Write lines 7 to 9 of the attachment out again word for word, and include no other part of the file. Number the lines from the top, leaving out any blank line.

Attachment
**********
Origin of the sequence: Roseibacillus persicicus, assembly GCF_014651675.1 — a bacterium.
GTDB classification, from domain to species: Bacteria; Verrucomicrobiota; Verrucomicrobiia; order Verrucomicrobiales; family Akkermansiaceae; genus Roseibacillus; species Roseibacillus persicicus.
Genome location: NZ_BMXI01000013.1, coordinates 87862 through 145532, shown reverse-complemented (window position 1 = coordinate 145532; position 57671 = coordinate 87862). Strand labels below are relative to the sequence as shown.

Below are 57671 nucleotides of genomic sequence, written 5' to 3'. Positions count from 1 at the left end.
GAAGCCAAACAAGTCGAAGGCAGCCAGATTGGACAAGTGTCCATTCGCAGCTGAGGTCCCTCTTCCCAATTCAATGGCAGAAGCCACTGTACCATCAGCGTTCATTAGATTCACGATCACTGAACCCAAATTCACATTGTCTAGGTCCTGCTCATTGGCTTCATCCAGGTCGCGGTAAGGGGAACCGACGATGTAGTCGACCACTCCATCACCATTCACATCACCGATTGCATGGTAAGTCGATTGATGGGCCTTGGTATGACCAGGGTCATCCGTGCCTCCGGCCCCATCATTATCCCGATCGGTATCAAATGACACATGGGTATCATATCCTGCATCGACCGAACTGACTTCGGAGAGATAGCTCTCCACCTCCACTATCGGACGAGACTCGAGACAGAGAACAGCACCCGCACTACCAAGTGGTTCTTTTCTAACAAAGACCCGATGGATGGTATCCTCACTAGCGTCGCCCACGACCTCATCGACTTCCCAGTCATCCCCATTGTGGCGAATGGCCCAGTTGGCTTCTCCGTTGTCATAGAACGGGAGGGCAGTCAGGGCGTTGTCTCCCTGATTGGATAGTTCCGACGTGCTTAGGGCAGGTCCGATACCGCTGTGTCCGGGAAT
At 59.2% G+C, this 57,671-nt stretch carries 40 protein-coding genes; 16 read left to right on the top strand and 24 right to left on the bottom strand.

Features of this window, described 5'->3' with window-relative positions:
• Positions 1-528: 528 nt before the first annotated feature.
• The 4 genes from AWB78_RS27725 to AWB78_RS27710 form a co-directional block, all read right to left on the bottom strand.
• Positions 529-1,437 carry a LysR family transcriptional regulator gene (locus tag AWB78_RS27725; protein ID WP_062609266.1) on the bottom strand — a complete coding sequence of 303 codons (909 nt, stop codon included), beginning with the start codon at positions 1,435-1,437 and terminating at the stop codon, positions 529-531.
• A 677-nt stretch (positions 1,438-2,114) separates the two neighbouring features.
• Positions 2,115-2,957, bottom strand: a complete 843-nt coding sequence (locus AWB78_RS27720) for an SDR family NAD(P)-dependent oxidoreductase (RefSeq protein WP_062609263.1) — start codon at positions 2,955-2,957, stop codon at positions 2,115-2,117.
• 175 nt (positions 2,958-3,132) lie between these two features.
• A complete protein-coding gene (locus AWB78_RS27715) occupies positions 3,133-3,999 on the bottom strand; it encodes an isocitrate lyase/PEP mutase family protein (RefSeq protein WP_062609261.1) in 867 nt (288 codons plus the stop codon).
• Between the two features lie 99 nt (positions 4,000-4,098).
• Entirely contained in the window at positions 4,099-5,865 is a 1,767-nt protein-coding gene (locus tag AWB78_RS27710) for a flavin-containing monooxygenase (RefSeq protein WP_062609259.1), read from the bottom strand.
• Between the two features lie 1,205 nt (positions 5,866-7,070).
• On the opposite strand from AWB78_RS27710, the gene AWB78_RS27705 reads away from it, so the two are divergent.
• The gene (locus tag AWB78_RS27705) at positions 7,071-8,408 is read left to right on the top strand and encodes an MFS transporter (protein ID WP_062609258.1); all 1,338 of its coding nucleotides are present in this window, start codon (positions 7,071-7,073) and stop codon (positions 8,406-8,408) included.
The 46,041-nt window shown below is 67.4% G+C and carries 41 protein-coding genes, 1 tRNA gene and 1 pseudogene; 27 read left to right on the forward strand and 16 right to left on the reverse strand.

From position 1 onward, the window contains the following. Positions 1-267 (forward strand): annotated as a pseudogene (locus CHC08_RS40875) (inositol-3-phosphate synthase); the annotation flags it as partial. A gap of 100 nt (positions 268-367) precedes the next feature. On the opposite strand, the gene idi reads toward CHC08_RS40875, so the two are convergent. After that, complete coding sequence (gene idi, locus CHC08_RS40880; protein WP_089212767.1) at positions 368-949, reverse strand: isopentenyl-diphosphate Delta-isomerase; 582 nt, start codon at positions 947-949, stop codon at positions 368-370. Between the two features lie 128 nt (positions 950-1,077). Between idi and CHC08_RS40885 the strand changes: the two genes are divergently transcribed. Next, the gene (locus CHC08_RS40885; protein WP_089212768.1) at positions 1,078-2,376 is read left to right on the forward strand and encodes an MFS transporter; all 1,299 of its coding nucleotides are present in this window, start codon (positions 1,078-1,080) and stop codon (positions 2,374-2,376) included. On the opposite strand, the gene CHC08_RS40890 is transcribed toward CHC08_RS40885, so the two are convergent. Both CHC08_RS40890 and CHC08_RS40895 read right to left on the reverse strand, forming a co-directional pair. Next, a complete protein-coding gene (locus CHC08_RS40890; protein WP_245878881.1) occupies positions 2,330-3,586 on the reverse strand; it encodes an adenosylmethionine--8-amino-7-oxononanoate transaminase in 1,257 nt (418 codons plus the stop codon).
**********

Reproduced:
Features of this window, described 5'->3' with window-relative positions:
• Positions 1-528: 528 nt before the first annotated feature.
• The 4 genes from AWB78_RS27725 to AWB78_RS27710 form a co-directional block, all read right to left on the bottom strand.